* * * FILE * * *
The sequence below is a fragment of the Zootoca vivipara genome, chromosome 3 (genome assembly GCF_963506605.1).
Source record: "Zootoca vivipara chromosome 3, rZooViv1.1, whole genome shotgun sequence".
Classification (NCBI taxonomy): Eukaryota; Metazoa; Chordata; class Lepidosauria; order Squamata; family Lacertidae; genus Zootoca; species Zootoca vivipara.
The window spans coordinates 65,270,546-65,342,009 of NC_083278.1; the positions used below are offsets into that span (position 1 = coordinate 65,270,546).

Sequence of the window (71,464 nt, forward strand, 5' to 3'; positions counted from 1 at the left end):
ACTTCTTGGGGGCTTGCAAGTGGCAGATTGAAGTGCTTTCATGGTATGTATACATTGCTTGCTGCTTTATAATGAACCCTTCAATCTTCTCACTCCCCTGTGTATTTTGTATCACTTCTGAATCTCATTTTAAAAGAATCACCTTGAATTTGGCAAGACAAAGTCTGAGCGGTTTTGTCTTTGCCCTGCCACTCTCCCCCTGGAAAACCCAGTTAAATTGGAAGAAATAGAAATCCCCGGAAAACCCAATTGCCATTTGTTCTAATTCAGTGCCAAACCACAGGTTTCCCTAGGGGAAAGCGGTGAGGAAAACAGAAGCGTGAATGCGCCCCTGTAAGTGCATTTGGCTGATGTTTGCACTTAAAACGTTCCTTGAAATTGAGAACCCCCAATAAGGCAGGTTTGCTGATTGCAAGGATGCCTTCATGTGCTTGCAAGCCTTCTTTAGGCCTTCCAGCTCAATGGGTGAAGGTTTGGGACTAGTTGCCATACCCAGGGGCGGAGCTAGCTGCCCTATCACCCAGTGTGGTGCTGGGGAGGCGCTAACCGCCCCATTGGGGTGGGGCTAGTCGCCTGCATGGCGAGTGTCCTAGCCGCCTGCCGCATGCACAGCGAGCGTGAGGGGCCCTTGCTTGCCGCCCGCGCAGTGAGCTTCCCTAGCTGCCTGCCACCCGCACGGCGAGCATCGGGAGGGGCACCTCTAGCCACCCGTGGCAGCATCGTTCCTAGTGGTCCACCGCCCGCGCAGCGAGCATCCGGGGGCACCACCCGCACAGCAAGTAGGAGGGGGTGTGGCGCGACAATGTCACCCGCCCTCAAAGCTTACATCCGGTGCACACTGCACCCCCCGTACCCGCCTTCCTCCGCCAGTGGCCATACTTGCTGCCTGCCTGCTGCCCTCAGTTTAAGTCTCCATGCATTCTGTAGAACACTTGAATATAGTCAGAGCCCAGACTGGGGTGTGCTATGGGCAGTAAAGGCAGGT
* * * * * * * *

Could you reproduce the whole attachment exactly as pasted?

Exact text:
The sequence below is a fragment of the Zootoca vivipara genome, chromosome 3 (genome assembly GCF_963506605.1).
Source record: "Zootoca vivipara chromosome 3, rZooViv1.1, whole genome shotgun sequence".
Classification (NCBI taxonomy): Eukaryota; Metazoa; Chordata; class Lepidosauria; order Squamata; family Lacertidae; genus Zootoca; species Zootoca vivipara.
The window spans coordinates 65,270,546-65,342,009 of NC_083278.1; the positions used below are offsets into that span (position 1 = coordinate 65,270,546).

Sequence of the window (71,464 nt, forward strand, 5' to 3'; positions counted from 1 at the left end):
ACTTCTTGGGGGCTTGCAAGTGGCAGATTGAAGTGCTTTCATGGTATGTATACATTGCTTGCTGCTTTATAATGAACCCTTCAATCTTCTCACTCCCCTGTGTATTTTGTATCACTTCTGAATCTCATTTTAAAAGAATCACCTTGAATTTGGCAAGACAAAGTCTGAGCGGTTTTGTCTTTGCCCTGCCACTCTCCCCCTGGAAAACCCAGTTAAATTGGAAGAAATAGAAATCCCCGGAAAACCCAATTGCCATTTGTTCTAATTCAGTGCCAAACCACAGGTTTCCCTAGGGGAAAGCGGTGAGGAAAACAGAAGCGTGAATGCGCCCCTGTAAGTGCATTTGGCTGATGTTTGCACTTAAAACGTTCCTTGAAATTGAGAACCCCCAATAAGGCAGGTTTGCTGATTGCAAGGATGCCTTCATGTGCTTGCAAGCCTTCTTTAGGCCTTCCAGCTCAATGGGTGAAGGTTTGGGACTAGTTGCCATACCCAGGGGCGGAGCTAGCTGCCCTATCACCCAGTGTGGTGCTGGGGAGGCGCTAACCGCCCCATTGGGGTGGGGCTAGTCGCCTGCATGGCGAGTGTCCTAGCCGCCTGCCGCATGCACAGCGAGCGTGAGGGGCCCTTGCTTGCCGCCCGCGCAGTGAGCTTCCCTAGCTGCCTGCCACCCGCACGGCGAGCATCGGGAGGGGCACCTCTAGCCACCCGTGGCAGCATCGTTCCTAGTGGTCCACCGCCCGCGCAGCGAGCATCCGGGGGCACCACCCGCACAGCAAGTAGGAGGGGGTGTGGCGCGACAATGTCACCCGCCCTCAAAGCTTACATCCGGTGCACACTGCACCCCCCGTACCCGCCTTCCTCCGCCAGTGGCCATACTTGCTGCCTGCCTGCTGCCCTCAGTTTAAGTCTCCATGCATTCTGTAGAACACTTGAATATAGTCAGAGCCCAGACTGGGGTGTGCTATGGGCAGTAAAGGCAGGT